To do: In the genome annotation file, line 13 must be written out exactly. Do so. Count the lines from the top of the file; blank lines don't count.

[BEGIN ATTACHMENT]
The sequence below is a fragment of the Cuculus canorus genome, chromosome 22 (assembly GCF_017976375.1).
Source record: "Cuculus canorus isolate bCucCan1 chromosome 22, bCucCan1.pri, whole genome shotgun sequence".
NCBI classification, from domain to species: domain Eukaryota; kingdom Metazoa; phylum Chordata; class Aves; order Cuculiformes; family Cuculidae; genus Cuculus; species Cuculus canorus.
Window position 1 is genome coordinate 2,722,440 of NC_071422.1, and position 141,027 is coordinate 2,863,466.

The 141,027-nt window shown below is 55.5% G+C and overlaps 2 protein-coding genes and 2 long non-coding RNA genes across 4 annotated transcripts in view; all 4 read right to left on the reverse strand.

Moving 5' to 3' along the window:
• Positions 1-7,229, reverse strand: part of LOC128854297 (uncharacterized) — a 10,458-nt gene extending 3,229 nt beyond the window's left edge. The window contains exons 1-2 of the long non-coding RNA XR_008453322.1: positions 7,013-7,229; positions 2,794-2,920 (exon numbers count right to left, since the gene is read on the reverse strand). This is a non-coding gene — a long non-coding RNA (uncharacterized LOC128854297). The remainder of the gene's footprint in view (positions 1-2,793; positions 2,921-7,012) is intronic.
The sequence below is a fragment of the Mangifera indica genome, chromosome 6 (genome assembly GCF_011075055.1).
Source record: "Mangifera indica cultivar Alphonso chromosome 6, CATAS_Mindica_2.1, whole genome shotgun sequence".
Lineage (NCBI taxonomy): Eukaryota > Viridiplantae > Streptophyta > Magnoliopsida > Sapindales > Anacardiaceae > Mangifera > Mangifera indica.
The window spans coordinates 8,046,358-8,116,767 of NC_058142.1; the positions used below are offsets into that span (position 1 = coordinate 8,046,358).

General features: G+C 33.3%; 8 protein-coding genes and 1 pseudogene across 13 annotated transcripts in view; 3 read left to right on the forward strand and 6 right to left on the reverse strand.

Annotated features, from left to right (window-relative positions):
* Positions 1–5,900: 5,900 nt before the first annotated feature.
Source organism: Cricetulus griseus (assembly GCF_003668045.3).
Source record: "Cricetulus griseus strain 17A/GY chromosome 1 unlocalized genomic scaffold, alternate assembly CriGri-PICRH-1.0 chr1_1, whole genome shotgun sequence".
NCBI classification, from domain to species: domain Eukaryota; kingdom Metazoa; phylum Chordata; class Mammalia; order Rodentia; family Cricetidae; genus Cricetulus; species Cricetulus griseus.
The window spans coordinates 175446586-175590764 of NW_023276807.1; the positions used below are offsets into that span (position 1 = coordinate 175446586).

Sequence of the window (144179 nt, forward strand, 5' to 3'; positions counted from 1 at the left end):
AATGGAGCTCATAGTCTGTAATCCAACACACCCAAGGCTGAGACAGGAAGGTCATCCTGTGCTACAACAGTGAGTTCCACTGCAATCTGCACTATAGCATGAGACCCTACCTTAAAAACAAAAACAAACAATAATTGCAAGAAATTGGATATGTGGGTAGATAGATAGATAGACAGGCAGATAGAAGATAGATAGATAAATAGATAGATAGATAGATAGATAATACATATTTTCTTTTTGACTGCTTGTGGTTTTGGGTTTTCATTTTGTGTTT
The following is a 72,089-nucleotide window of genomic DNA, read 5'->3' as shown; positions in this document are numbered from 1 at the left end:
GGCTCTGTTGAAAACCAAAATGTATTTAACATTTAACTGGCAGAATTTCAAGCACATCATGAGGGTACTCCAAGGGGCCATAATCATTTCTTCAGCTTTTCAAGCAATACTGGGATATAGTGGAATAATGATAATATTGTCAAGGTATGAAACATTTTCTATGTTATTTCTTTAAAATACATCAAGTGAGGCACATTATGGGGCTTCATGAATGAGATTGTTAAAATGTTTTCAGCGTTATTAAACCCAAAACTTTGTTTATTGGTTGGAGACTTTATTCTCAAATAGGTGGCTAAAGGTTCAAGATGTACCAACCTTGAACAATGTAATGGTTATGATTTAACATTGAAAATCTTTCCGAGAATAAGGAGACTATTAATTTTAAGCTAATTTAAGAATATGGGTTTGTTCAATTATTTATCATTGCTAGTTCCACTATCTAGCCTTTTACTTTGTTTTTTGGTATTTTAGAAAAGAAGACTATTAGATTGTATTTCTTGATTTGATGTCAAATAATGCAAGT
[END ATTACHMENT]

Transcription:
Annotated features, from left to right (window-relative positions):